Not unlike Norman Mailer with his shockingly delightful pseudo-Lynchian celluloid disaster Tough Guys Don't Dance (1987), Balaban opted to hire Angelo Badalamenti to compose music for his film so that no one would be confused by the fact that he was attempting to make a poor man’s Blue Velvet. Of course, like his fellow Judaic Mailer, Balaban unwittingly attempted the innately impossible by contriving a film in the spirit of the work of one of American’s most organically poetic and preternaturally instinctual filmmakers, for Lynch’s talent does not come from a dry and calculating intellect but the soul. Indeed, as the great ¾ Hebrew Ludwig Wittgenstein once wrote in regard to the lack of originality of the Jewish mind and the tendency of Jews to merely copy others instead of pioneering, “Amongst Jews ‘genius’ is found only in the holy man. Even the greatest of Jewish thinkers is no more than talented. (Myself for instance.) I think there is some truth in my idea that I really only think reproductively. I don’t believe I have ever invented a line of thinking. I have always taken one over from someone else […] It might be said (rightly or wrongly) that the Jewish mind does not have the power to produce even the tiniest flower or blade of grass; its way is rather to make a drawing of the flower or blade of grass that has grown in the soil of another’s mind and to put it into a comprehensive picture […] It is typical for a Jewish mind to understand someone else’s work better than he understands it himself.”  In other words, Balaban has a superficial understanding of some of the material ingredients that go into a Lynch flick, but he lacks the innate understanding and soul to sire such a film, for only Lynch can direct a Lynch film.  Thankfully, quite unlike Lynch, Balaban has nil love for the people or place he depicts and has used the traditional Hebraic weapon of humor as a means to express his undying hatred for the evil WASPs that would not allow his parents and grandparents to play golf at their posh country club.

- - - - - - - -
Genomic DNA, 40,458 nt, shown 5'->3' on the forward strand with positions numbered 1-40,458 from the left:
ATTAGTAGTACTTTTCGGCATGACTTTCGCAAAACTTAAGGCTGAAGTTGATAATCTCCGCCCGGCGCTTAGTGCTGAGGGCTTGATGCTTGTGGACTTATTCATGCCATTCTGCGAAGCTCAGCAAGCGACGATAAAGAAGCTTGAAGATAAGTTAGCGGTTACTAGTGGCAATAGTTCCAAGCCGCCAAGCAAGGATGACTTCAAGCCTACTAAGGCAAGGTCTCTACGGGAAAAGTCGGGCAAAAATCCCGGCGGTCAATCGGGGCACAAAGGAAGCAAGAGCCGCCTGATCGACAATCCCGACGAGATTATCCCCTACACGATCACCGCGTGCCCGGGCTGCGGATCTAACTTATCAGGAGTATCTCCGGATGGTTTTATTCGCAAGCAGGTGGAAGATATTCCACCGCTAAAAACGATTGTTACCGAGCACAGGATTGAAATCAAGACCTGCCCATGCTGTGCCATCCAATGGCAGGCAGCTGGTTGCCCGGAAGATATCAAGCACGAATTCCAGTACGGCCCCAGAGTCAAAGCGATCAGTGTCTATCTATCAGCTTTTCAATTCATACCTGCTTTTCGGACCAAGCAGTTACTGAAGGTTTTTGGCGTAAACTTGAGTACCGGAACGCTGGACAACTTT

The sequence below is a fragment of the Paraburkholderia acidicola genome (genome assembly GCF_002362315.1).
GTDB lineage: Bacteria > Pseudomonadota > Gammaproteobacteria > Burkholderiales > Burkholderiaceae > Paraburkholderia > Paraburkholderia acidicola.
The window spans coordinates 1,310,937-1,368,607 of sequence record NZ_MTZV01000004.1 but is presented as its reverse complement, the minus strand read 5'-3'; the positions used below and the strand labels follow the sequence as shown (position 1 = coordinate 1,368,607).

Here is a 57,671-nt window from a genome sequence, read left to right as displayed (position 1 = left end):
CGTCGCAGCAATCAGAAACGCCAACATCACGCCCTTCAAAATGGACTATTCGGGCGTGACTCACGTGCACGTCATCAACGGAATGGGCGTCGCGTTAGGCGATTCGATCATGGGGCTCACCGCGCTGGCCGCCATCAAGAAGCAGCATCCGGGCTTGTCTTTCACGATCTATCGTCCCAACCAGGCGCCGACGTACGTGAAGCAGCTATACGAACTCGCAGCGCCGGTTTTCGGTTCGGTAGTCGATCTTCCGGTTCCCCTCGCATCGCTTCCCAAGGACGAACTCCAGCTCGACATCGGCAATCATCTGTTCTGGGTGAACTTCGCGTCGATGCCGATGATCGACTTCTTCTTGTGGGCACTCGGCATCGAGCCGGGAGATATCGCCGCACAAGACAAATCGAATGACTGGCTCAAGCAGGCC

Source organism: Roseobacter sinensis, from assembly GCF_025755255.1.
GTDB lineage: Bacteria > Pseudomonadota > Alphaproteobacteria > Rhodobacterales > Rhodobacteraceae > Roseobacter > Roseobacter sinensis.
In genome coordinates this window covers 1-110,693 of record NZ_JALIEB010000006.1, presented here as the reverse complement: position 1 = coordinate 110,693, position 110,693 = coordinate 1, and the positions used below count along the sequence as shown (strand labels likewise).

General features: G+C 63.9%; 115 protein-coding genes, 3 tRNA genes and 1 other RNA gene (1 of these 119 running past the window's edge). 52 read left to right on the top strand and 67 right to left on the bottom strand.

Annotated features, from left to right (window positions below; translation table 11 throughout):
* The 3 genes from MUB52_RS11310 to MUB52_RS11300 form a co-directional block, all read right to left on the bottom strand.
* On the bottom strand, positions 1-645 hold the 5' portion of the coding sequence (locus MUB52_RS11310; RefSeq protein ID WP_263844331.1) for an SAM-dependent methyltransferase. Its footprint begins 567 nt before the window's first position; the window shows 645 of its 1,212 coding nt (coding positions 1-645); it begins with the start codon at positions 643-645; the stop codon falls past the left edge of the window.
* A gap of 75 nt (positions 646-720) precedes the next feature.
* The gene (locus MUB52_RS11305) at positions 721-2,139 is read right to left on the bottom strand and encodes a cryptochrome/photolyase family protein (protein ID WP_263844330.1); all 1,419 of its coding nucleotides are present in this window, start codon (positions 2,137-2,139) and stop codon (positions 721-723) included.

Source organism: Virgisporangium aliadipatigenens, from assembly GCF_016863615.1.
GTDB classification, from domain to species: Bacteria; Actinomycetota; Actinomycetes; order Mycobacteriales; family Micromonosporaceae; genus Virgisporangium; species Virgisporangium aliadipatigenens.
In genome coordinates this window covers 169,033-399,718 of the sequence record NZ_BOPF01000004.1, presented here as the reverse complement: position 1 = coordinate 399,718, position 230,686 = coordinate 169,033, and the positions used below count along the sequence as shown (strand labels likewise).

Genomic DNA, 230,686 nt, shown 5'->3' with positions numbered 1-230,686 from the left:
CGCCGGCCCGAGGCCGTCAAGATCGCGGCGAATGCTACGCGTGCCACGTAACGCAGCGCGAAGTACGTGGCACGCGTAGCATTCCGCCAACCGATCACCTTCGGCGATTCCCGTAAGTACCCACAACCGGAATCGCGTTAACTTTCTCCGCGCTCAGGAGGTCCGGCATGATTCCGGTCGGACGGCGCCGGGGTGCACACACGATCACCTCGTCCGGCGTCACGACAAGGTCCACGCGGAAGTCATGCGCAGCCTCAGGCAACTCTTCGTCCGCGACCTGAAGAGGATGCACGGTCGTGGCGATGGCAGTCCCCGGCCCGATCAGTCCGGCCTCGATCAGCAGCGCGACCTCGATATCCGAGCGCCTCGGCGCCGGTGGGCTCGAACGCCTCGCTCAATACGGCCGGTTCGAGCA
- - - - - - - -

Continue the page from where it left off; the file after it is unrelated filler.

In a sort of cold, detached, and wholly materialistic fashion, Balaban might be able to explain the mechanics and superficial peculiarities of Lynch’s films better than Mr. Eraserhead ever could (after all, Lynch is notorious for being ludicrously sentimental and superficial when explaining his work), but as the great German-American sage H.L. Mencken once noted regarding Jewry, they have “learning without wisdom.” Indeed, where a great Lynch film has a deep, dark, and foreboding metaphysical presence that that engulfs the viewer’s entire soul, Parents thrives on sterile domestic absurdism and a sort of nefariously neurotic spirit, but of course that is not why it is a somewhat worthwhile cinematic work. While the film was not actually penned by the director but a fairly unknown fellow named Christopher Hawthorne—an assumed goy that Balaban randomly met on a plane who worked in a cubicle at pay-cable TV network Showtime's marketing dept—it is immediately apparent while watching Parents that it was created by a racial/cultural outsider who sees 1950s WASP suburbia as a sort of sinister Aryan American utopia that breeds mindless conformism, racial purity, and bizarre pathologies. In other words, there is no doubt that Balaban sees 1950s America as the worst thing since the Third Reich, so naturally it is only fitting that he cast an extremely Hebraic looking little boy that looks like he could be the son of Rick Moranis to play the child protagonist. Somewhat ironically, the film concludes with the boy causing his totally unkosher parent to be burned up in a sort of explosive suburban holocaust that feels like a sick fantasy on the director's part.  It should also be noted that the cannibalism is ultimately revealed to be inter-generational, thus underscoring the irreparably tainted heritage of these extra evil Aryan flesh-eaters.